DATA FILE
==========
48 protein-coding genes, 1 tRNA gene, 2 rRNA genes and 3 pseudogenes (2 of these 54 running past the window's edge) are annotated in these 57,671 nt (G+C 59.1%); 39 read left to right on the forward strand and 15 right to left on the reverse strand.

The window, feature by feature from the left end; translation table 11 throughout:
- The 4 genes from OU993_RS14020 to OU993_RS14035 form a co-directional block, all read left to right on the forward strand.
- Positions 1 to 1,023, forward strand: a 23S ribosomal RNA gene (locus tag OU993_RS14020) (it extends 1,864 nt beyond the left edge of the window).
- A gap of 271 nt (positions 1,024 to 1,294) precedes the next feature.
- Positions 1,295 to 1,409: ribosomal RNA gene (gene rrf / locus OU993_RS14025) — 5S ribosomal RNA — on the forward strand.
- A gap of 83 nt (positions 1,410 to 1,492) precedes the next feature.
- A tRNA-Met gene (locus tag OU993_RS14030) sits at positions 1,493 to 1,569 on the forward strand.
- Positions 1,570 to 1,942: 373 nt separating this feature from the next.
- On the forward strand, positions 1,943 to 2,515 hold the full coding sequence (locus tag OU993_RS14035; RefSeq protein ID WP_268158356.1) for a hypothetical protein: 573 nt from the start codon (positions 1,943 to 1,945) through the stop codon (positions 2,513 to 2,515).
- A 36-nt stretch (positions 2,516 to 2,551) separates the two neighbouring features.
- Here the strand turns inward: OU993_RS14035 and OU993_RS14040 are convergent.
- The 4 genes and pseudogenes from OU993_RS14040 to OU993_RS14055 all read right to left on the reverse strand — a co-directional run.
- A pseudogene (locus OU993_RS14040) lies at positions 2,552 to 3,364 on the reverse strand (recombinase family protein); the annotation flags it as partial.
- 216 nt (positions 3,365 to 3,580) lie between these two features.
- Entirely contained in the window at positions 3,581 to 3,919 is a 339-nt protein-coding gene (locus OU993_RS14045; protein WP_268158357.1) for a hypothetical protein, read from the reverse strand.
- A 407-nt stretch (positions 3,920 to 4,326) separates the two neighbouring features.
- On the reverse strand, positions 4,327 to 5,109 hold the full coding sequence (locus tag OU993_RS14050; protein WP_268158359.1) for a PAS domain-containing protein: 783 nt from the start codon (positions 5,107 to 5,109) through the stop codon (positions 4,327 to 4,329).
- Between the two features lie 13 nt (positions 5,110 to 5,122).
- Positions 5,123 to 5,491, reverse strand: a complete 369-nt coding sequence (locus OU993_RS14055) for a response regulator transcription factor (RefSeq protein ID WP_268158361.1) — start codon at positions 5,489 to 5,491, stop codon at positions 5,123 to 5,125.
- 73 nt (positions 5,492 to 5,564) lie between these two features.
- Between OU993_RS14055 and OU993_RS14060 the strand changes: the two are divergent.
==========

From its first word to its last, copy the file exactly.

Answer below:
48 protein-coding genes, 1 tRNA gene, 2 rRNA genes and 3 pseudogenes (2 of these 54 running past the window's edge) are annotated in these 57,671 nt (G+C 59.1%); 39 read left to right on the forward strand and 15 right to left on the reverse strand.

The window, feature by feature from the left end; translation table 11 throughout:
- The 4 genes from OU993_RS14020 to OU993_RS14035 form a co-directional block, all read left to right on the forward strand.
- Positions 1 to 1,023, forward strand: a 23S ribosomal RNA gene (locus tag OU993_RS14020) (it extends 1,864 nt beyond the left edge of the window).
- A gap of 271 nt (positions 1,024 to 1,294) precedes the next feature.
- Positions 1,295 to 1,409: ribosomal RNA gene (gene rrf / locus OU993_RS14025) — 5S ribosomal RNA — on the forward strand.
- A gap of 83 nt (positions 1,410 to 1,492) precedes the next feature.
- A tRNA-Met gene (locus tag OU993_RS14030) sits at positions 1,493 to 1,569 on the forward strand.
- Positions 1,570 to 1,942: 373 nt separating this feature from the next.
- On the forward strand, positions 1,943 to 2,515 hold the full coding sequence (locus tag OU993_RS14035; RefSeq protein ID WP_268158356.1) for a hypothetical protein: 573 nt from the start codon (positions 1,943 to 1,945) through the stop codon (positions 2,513 to 2,515).
- A 36-nt stretch (positions 2,516 to 2,551) separates the two neighbouring features.
- Here the strand turns inward: OU993_RS14035 and OU993_RS14040 are convergent.
- The 4 genes and pseudogenes from OU993_RS14040 to OU993_RS14055 all read right to left on the reverse strand — a co-directional run.
- A pseudogene (locus OU993_RS14040) lies at positions 2,552 to 3,364 on the reverse strand (recombinase family protein); the annotation flags it as partial.
- 216 nt (positions 3,365 to 3,580) lie between these two features.
- Entirely contained in the window at positions 3,581 to 3,919 is a 339-nt protein-coding gene (locus OU993_RS14045; protein WP_268158357.1) for a hypothetical protein, read from the reverse strand.
- A 407-nt stretch (positions 3,920 to 4,326) separates the two neighbouring features.
- On the reverse strand, positions 4,327 to 5,109 hold the full coding sequence (locus tag OU993_RS14050; protein WP_268158359.1) for a PAS domain-containing protein: 783 nt from the start codon (positions 5,107 to 5,109) through the stop codon (positions 4,327 to 4,329).
- Between the two features lie 13 nt (positions 5,110 to 5,122).
- Positions 5,123 to 5,491, reverse strand: a complete 369-nt coding sequence (locus OU993_RS14055) for a response regulator transcription factor (RefSeq protein ID WP_268158361.1) — start codon at positions 5,489 to 5,491, stop codon at positions 5,123 to 5,125.
- 73 nt (positions 5,492 to 5,564) lie between these two features.
- Between OU993_RS14055 and OU993_RS14060 the strand changes: the two are divergent.